BMJ 2019; 367
Here are two excerpts:
Despite robust study designs, even double blind randomised controlled trials can be subject to subtle forms of bias. This can be because of the financial conflicts of interest of the authors, intellectual or disciplinary based opinions, pressure on researchers from sponsors, or conflicting values. For example, some researchers may favour mortality over quality of life as a primary outcome, demonstrating a value conflict. The quality of evidence is often uneven and can include underappreciated sources of bias. This makes interpreting the evidence difficult, which results in guideline developers turning to “experts” to translate it into clinical practice recommendations.
Can we be confident that these experts are objective and free of bias? A 2011 Institute of Medicine (now known as the National Academy of Medicine) report1 challenged the assumption of objectivity among guideline development experts.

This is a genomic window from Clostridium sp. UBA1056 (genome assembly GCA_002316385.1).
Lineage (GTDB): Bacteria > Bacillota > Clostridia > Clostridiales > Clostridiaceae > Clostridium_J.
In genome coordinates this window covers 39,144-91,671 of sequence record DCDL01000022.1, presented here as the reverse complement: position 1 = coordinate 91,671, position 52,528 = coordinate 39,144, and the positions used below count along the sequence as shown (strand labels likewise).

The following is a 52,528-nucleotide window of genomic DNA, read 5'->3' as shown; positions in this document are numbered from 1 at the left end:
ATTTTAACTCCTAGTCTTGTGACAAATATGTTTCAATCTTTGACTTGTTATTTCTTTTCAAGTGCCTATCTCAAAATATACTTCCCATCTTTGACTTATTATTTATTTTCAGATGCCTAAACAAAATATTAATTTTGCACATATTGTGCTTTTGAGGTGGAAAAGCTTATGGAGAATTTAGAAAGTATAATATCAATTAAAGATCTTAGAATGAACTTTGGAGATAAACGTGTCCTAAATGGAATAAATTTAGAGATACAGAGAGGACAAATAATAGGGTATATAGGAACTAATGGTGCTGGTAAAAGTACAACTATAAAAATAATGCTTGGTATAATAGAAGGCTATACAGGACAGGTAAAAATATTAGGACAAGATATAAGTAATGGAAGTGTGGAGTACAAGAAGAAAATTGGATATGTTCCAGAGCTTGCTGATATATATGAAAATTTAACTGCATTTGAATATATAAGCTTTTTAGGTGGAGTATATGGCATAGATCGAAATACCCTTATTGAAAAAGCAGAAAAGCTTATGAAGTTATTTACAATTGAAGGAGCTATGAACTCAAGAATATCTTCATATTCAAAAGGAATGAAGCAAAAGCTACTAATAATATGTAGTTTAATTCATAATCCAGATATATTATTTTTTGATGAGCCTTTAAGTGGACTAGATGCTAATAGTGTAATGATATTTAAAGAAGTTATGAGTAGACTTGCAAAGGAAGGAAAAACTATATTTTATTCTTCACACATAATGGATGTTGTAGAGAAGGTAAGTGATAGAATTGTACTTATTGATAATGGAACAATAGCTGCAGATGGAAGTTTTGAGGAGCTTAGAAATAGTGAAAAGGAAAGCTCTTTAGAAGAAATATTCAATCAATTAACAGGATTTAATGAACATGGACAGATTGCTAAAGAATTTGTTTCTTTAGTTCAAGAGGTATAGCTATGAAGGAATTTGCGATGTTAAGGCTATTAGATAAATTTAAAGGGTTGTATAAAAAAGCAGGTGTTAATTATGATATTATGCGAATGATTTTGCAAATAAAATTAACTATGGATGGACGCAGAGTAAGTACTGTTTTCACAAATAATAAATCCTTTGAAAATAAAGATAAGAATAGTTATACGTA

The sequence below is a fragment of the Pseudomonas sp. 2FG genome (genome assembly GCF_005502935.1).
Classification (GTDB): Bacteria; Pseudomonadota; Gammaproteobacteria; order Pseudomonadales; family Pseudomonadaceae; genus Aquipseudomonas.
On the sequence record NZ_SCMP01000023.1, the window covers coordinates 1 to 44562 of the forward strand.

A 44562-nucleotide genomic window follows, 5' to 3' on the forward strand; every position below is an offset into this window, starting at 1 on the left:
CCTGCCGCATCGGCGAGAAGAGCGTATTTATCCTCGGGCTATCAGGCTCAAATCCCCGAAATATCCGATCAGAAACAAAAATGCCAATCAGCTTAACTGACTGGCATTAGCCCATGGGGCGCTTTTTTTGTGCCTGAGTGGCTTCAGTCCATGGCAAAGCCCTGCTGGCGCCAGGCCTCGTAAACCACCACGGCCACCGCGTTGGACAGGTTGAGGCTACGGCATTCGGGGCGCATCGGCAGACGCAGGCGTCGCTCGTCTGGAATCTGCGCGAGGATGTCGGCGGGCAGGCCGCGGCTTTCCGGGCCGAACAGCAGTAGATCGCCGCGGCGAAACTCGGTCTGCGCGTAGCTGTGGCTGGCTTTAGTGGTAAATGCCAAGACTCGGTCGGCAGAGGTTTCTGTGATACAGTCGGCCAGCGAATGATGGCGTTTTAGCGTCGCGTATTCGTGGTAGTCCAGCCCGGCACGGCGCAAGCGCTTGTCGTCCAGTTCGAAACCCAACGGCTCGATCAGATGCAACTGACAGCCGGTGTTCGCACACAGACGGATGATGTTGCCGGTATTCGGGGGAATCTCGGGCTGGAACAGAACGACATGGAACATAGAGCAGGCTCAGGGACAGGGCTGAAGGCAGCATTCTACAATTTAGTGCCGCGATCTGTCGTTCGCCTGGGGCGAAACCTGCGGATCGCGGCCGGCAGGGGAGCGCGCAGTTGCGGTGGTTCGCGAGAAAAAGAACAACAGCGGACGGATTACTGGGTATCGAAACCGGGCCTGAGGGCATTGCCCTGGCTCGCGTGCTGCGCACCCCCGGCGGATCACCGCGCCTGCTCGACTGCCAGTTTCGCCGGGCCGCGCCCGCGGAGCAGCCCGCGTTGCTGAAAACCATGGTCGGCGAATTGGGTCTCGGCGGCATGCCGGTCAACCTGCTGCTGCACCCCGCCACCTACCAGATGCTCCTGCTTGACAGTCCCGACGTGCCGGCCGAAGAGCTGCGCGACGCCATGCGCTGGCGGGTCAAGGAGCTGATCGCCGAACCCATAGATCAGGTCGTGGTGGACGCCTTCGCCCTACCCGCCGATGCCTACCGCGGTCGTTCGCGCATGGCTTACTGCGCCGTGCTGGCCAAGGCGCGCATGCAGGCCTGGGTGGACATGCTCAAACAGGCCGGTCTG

The science that supports clinical medicine is constantly evolving. The pace of that evolution is increasing.
There is an urgent imperative to generate and update accurate, unbiased, clinical practice guidelines. So, what can we do now? I have two suggestions.
Firstly, the public, which may include physicians, nurses, and other healthcare providers dependent on guidelines, should advocate for organisations like the ECRI Institute and its international counterparts to be supported and looked to for setting standards.
Secondly, we should continue to examine the details and principles of “shared decision making” and other initiatives like it, so that doctors and patients can be as clear as possible in the face of uncertain evidence about medical treatments and recommendations.
It is an uphill battle, but one worth fighting.